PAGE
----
What happens when a Los Angeles car crash causes unusual consequences?
The issue is raised as a result of a serious collision involving a Los Angeles Fire Department truck in North Hollywood early this morning.
Responding to an emergency, the fire truck driver lost control and plowed into several parked cars. That collision knocked down a power line, which caused a fire in an adjacent property.
So, is the driver responsible for all the resulting consequences? In other words, is the driver responsible for the fire that was sparked by the downed-power line knocked down by one of the parked cars that the truck crashed into?
It seems like a parade of horribles that one would expect on a law school examination question!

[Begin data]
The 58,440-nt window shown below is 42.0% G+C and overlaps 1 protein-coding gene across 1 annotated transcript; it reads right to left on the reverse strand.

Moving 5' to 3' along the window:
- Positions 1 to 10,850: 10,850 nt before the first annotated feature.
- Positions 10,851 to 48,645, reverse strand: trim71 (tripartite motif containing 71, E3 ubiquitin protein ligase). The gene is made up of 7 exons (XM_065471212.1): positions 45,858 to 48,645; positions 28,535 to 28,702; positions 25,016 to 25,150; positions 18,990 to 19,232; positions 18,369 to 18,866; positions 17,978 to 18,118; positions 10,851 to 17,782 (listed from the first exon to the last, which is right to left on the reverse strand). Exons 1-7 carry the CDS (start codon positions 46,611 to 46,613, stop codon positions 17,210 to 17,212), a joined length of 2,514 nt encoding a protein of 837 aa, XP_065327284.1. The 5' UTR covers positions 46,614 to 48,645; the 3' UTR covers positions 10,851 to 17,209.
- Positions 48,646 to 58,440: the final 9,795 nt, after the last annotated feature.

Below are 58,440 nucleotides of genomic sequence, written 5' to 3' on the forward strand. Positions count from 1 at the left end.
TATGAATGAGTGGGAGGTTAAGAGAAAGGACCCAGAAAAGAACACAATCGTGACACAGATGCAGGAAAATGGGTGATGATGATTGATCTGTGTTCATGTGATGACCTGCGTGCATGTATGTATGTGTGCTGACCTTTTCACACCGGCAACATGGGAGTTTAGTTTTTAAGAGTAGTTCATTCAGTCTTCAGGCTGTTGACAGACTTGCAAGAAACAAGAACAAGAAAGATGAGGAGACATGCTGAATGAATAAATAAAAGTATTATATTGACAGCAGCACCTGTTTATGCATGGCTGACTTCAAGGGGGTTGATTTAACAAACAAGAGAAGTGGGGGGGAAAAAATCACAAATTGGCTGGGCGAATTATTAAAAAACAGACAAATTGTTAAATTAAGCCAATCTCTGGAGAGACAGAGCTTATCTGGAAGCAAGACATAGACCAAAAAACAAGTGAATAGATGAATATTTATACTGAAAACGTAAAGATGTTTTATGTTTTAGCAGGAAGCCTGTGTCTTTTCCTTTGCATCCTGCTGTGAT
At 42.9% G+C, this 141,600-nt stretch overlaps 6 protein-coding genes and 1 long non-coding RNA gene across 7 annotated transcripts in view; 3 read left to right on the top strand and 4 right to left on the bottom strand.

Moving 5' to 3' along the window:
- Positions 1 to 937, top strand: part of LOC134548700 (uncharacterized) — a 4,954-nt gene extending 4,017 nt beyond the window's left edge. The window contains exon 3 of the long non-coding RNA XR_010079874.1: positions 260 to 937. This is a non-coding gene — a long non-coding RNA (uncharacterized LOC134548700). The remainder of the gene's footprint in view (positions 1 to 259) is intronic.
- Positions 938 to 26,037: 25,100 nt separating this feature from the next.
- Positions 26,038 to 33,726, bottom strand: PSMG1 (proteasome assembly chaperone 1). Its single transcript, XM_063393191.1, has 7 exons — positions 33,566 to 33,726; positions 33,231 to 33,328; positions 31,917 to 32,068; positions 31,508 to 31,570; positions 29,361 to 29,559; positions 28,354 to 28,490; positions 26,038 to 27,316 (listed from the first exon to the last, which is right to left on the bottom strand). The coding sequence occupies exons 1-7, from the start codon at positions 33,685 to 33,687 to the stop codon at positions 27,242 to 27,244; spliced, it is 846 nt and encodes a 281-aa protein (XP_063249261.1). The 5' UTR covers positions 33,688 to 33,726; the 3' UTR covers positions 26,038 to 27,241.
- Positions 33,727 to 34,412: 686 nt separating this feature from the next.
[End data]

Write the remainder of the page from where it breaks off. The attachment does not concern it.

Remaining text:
The landmark 1928 case of Paslgraf v. Long Island Railroad Company that every first-year law student studies probably sheds light on this issue.
Justice Cardozo wrote that in order for a plaintiff to hold a defendant liable, the defendant’s actions must be the “proximate cause” of the harm. “Proximate cause” is defined as something that is “reasonably foreseeable.”
The foreseeability test asks whether it is reasonably foreseeable that the defendant’s negligence could cause the type of harm the plaintiff suffered.
Is it foreseeable that a crashing fire truck can knock down a power line and cause a fire to an adjacent property? I think the answer is yes, but it’s possible a court would disagree.
What do you think?
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